'The Personal History of David Copperfield': Film Review | TIFF 2019

A delightful, crowd-pleasing break from bitter comedies.

'Veep' creator Armando Iannucci moves from political satire to Charles Dickens' beloved tale of a writer's origins in an adaptation starring Dev Patel, Tilda Swinton, Ben Whishaw and Hugh Laurie.

A film to make some hypothetical, not terribly well-read movie critic wish he'd carved out time in his teens for Charles Dickens, Armando Iannucci's The Personal History of David Copperfield turns the author's well-loved autobiographical epic into a fast-moving yarn, sometimes hilarious and always entertaining.

A break in more ways than one from his savage political satires — can the man behind The Thick of It really coexist with this much optimism? — the result is less jarring than Iannucci's fans may expect. Certainly the most commercial of his three theatrical features, it pleases without pandering, and has found an ideal title character in the form of the always-winning Dev Patel.

Patel is just the most obvious of many color-blind casting choices here, all of which serve the film well. He's our guide from start to finish, even in scenes he shouldn't be in: Having stepped onto a stage to read the story in a framing device, the adult David is immediately transported to the scene of his own birth, hastening across a field to observe his mother in labor. Before the birth, we witness the cheerfully sharp wit of the family's housekeeper, Mrs. Peggotty (Daisy May Cooper), who gives a brisk brush-off to Mrs. Copperfield's pushy sister-in-law Betsey Trotwood (Tilda Swinton).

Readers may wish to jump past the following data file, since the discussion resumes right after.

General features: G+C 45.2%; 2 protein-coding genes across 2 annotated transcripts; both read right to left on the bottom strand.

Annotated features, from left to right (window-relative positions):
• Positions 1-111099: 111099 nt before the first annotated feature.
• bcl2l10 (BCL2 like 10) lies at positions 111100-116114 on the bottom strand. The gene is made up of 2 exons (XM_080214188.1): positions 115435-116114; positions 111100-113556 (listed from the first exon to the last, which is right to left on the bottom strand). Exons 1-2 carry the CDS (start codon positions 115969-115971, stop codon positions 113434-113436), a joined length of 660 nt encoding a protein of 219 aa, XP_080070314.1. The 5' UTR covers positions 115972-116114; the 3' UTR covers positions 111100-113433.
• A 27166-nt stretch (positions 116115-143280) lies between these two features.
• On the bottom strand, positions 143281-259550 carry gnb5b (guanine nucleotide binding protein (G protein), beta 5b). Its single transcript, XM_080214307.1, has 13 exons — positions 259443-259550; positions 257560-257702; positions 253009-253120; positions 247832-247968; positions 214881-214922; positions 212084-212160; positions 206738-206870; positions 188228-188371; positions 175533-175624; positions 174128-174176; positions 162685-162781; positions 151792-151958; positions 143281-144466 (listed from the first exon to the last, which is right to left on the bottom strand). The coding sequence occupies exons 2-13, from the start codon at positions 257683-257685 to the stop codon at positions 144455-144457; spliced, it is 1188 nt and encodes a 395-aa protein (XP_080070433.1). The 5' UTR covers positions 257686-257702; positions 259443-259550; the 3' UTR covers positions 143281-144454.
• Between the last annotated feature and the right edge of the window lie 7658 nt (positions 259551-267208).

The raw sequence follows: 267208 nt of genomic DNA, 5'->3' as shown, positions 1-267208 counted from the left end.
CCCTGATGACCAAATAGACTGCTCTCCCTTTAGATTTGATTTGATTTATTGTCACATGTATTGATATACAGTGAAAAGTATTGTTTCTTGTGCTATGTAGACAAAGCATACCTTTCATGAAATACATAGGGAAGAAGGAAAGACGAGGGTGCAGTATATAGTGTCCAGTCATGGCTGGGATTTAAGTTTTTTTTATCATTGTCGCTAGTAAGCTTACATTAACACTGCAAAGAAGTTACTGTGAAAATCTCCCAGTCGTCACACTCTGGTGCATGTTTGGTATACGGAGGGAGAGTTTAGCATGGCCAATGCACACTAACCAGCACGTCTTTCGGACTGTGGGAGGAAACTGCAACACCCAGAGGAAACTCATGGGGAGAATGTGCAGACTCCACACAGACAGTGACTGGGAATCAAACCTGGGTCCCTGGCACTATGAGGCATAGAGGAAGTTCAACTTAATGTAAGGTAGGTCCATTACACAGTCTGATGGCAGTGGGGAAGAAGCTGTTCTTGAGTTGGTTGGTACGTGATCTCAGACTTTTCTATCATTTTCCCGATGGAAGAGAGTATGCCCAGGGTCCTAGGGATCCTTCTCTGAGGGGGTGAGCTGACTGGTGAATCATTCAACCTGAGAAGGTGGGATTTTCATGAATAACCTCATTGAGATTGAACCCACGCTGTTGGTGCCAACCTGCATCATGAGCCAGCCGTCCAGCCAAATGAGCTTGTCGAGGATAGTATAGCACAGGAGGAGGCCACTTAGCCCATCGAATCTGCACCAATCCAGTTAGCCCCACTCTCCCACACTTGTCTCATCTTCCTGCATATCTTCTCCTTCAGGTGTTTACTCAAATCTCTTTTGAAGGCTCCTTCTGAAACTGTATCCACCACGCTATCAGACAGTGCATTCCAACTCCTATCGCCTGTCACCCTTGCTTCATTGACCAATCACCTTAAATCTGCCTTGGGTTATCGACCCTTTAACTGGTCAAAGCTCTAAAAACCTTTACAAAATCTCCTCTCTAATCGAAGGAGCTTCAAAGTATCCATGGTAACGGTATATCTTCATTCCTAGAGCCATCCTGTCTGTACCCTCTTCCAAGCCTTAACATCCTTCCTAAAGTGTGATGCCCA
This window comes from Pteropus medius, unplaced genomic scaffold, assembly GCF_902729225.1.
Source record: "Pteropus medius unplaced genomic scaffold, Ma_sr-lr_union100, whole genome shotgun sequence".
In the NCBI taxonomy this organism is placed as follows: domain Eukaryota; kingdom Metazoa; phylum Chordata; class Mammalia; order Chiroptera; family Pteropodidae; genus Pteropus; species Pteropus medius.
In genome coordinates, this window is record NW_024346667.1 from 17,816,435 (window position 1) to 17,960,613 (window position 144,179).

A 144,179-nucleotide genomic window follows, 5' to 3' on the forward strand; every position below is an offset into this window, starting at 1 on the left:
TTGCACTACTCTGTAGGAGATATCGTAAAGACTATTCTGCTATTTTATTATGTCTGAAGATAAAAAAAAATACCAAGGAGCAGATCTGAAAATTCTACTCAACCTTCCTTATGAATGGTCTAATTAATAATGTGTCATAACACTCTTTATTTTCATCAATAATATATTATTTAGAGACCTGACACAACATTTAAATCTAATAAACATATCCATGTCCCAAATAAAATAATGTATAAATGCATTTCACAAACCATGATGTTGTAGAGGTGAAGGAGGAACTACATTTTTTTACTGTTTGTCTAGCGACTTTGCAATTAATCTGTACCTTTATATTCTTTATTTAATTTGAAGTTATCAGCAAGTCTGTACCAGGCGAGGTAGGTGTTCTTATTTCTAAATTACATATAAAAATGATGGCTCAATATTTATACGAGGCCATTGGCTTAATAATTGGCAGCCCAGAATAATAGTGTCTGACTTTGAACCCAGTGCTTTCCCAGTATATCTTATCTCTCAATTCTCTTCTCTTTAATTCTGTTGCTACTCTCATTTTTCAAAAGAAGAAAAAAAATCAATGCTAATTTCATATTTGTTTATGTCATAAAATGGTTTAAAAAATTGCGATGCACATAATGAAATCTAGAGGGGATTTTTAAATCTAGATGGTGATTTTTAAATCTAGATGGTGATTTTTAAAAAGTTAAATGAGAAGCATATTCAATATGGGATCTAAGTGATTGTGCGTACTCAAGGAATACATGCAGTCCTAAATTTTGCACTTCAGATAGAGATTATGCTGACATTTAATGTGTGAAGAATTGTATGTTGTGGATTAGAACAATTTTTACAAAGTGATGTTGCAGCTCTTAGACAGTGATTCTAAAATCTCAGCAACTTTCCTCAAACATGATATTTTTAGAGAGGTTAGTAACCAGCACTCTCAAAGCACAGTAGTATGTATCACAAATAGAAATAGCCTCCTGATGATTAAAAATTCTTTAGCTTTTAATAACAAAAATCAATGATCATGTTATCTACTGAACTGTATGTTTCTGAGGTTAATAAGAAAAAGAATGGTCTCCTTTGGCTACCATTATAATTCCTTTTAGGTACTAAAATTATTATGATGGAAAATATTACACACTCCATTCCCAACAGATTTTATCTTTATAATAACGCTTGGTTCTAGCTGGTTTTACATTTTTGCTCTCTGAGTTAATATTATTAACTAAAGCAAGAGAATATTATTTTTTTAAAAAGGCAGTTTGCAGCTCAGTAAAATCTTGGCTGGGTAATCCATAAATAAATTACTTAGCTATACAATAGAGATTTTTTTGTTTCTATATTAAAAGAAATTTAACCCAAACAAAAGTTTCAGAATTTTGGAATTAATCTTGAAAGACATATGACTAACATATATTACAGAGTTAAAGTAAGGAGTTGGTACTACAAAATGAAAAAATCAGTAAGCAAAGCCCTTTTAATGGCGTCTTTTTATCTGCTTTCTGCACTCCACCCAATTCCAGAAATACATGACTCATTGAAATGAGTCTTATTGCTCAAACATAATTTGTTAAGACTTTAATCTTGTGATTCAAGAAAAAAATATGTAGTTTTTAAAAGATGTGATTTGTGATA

Soon the three dimensions of the house called The Rookery flatten out, fall away, and we're in the first of David's many temporary homes: a fantastical tiny house, built on a beach in an overturned boat, where Peggotty and her husband raise other cast-away kids. David's widowed mother is courting, and the man she marries (Darren Boyd's Edward Murdstone, who towers in a suddenly small-seeming Rookery) is mean. Little David has been writing and drawing everything he observes for some time, but he finds himself unable to read when pressured by Edward. Assuming his new stepson is dense, Murdstone ships him off to London, to toil in his bottle-making factory for the next decade or so. He lodges with the debt-dodging Mr. Micawber (Peter Capaldi), whose creditors — the jackals — are shockingly insistent on stealing back whatever meager possessions the Micawber home still contains.

Then his mother dies, and David, set adrift, walks from London to Dover to find the only family he knows. Aunt Betsey proves more generous than we would have guessed earlier, and her country home is a madhouse: Swinton is boldly nutty in the part (more lovably so than in some of her other outre roles), and has a fine foil in Hugh Laurie's Mr. Dick, Betsey's gently off-his-rocker cousin.